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Diabetes. 2014 Oct;63(10):3189-98. doi: 10.2337/db14-0103. Epub 2014 Apr 23.

Altered glucose metabolism in mouse and humans conceived by IVF.

Author information

  • 1Robinson Research Institute, School of Paediatrics and Reproductive Health, The University of Adelaide, Adelaide, South Australia, Australia Department of Obstetrics and Gynaecology, The Affiliated Hospital of Guiyang Medical College, Guiyang, People's Republic of China Discipline of Medicine, The University of Adelaide, Adelaide, South Australia, Australia.
  • 2Robinson Research Institute, School of Paediatrics and Reproductive Health, The University of Adelaide, Adelaide, South Australia, Australia.
  • 3Robinson Research Institute, School of Paediatrics and Reproductive Health, The University of Adelaide, Adelaide, South Australia, Australia Reproductive Medicine Center, The General Hospital of Ningxia Medical University, Yinchuan, People's Republic of China.
  • 4Discipline of Medicine, The University of Adelaide, Adelaide, South Australia, Australia Department of Emergency, The Affiliated Hospital of Guiyang Medical College, Guiyang, People's Republic of China.
  • 5Discipline of Medicine, The University of Adelaide, Adelaide, South Australia, Australia.
  • 6Robinson Research Institute, School of Paediatrics and Reproductive Health, The University of Adelaide, Adelaide, South Australia, Australia Discipline of Medicine, The University of Adelaide, Adelaide, South Australia, Australia leonie.heilbronn@adelaide.edu.au.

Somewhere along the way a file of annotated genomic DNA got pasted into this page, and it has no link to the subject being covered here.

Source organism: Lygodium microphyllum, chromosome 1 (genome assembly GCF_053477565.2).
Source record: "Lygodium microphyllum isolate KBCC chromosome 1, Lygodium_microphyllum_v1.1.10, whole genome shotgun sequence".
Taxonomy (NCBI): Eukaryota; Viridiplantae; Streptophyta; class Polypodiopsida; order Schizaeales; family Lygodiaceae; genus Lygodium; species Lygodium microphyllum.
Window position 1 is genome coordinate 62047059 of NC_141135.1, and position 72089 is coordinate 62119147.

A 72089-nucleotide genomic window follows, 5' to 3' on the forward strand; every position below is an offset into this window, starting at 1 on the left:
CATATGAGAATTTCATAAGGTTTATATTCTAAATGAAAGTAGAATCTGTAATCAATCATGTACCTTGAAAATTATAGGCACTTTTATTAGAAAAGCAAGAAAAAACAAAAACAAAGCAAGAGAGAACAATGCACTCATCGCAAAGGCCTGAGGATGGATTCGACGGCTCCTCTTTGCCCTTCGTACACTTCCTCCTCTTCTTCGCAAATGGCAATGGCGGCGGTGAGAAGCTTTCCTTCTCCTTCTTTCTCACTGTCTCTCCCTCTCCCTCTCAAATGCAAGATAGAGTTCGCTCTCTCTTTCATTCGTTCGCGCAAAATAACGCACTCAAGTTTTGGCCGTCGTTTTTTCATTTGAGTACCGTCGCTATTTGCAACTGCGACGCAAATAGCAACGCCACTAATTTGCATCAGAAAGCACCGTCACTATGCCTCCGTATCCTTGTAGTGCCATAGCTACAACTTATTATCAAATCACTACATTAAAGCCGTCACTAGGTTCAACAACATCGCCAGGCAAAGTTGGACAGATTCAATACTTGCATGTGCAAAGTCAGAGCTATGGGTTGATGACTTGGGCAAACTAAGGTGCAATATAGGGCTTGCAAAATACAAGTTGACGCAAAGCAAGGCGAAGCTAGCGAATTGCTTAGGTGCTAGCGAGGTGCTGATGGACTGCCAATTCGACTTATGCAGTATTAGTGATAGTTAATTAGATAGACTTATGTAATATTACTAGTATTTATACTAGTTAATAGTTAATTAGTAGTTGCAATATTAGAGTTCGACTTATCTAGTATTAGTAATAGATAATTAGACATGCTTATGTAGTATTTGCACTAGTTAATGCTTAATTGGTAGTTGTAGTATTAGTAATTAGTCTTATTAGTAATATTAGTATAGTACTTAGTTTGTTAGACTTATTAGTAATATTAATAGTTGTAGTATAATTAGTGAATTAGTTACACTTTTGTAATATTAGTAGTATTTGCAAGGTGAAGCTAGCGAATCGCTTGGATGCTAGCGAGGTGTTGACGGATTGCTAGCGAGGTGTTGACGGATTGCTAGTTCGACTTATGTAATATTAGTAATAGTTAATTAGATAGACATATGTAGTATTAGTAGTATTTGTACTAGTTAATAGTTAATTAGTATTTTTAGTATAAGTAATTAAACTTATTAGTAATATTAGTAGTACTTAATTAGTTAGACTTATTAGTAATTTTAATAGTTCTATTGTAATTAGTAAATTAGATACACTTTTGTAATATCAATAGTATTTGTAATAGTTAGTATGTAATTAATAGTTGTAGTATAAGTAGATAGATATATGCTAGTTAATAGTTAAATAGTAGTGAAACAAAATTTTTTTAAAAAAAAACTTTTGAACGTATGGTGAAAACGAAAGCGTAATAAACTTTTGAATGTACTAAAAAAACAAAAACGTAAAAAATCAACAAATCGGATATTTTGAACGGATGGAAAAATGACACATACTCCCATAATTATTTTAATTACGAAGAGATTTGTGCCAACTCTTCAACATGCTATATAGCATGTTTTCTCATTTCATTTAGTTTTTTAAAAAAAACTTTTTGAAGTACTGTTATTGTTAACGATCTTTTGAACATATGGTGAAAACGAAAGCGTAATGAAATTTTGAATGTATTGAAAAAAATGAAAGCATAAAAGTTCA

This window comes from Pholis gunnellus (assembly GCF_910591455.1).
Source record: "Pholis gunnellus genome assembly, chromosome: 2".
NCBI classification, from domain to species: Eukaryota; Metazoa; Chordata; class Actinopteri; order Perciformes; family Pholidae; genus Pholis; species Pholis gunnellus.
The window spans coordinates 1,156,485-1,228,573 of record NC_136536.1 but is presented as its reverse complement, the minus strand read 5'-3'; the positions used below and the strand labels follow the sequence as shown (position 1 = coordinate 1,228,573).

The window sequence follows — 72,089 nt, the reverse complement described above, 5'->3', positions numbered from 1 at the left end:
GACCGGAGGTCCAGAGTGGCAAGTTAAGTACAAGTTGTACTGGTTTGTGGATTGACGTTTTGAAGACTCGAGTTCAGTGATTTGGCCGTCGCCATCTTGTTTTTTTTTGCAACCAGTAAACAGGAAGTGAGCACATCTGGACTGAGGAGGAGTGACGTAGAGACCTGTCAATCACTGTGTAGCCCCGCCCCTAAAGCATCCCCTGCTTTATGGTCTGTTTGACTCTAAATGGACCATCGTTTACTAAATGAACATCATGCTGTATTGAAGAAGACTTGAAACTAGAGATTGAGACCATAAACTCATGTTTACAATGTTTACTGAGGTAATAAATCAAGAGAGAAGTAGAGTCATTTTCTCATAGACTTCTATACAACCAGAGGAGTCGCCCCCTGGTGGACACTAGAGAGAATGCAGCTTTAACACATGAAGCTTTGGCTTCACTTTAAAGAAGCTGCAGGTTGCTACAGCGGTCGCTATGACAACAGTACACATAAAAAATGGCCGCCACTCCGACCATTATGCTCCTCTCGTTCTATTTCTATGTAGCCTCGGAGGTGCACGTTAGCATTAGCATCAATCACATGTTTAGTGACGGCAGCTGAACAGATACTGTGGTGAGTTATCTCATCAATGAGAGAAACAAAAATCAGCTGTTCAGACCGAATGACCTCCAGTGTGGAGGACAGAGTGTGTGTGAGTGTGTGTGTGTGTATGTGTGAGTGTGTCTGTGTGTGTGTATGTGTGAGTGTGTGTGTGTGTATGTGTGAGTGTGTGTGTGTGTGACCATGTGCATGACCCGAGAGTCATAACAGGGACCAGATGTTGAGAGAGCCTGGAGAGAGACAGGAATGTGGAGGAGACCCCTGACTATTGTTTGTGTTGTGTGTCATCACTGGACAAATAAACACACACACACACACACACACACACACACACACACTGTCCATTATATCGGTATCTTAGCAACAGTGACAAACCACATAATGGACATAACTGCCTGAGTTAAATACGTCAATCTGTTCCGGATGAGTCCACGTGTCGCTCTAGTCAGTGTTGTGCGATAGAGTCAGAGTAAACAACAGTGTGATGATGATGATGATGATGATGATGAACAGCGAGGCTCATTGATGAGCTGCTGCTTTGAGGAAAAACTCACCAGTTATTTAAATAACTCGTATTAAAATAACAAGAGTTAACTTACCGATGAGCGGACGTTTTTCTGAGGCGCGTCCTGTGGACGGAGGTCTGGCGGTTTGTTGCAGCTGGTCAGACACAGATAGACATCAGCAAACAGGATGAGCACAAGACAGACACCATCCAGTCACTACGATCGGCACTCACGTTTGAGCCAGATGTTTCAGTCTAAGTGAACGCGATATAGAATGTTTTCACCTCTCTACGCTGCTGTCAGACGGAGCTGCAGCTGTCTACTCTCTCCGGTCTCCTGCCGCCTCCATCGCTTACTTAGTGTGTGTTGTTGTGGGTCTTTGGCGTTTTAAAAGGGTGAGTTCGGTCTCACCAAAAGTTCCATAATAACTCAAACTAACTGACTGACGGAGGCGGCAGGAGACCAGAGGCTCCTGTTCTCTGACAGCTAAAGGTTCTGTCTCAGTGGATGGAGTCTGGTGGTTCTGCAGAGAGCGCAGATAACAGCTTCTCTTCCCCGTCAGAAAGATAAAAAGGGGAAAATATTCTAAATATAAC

Abstract

In vitro fertilization (IVF) may influence the metabolic health of children. However, in humans, it is difficult to separate out the relative contributions of genetics, environment, or the process of IVF, which includes ovarian stimulation (OS) and embryo culture. Therefore, we examined glucose metabolism in young adult humans and in adult male C57BL/6J mice conceived by IVF versus natural birth under energy-balanced and high-fat-overfeeding conditions. In humans, peripheral insulin sensitivity, as assessed by hyperinsulinemic-euglycemic clamp (80 mU/m(2)/min), was lower in IVF patients (n = 14) versus control subjects (n = 20) after 3 days of an energy-balanced diet (30% fat). In response to 3 days of overfeeding (+1,250 kcal/day, 45% fat), there was a greater increase in systolic blood pressure in IVF versus controls (P = 0.02). Mice conceived after either OS alone or IVF weighed significantly less at birth versus controls (P < 0.01). However, only mice conceived by IVF displayed increased fasting glucose levels, impaired glucose tolerance, and reduced insulin-stimulated Akt phosphorylation in the liver after 8 weeks of consuming either a chow or high-fat diet (60% fat). Thus, OS impaired fetal growth in the mouse, but only embryo culture resulted in changes in glucose metabolism that may increase the risk of the development of metabolic diseases later in life, in both mice and humans.

TRIAL REGISTRATION:

ClinicalTrials.gov NCT01230632.

© 2014 by the American Diabetes Association. Readers may use this article as long as the work is properly cited, the use is educational and not for profit, and the work is not altered.

[PubMed - indexed for MEDLINE]
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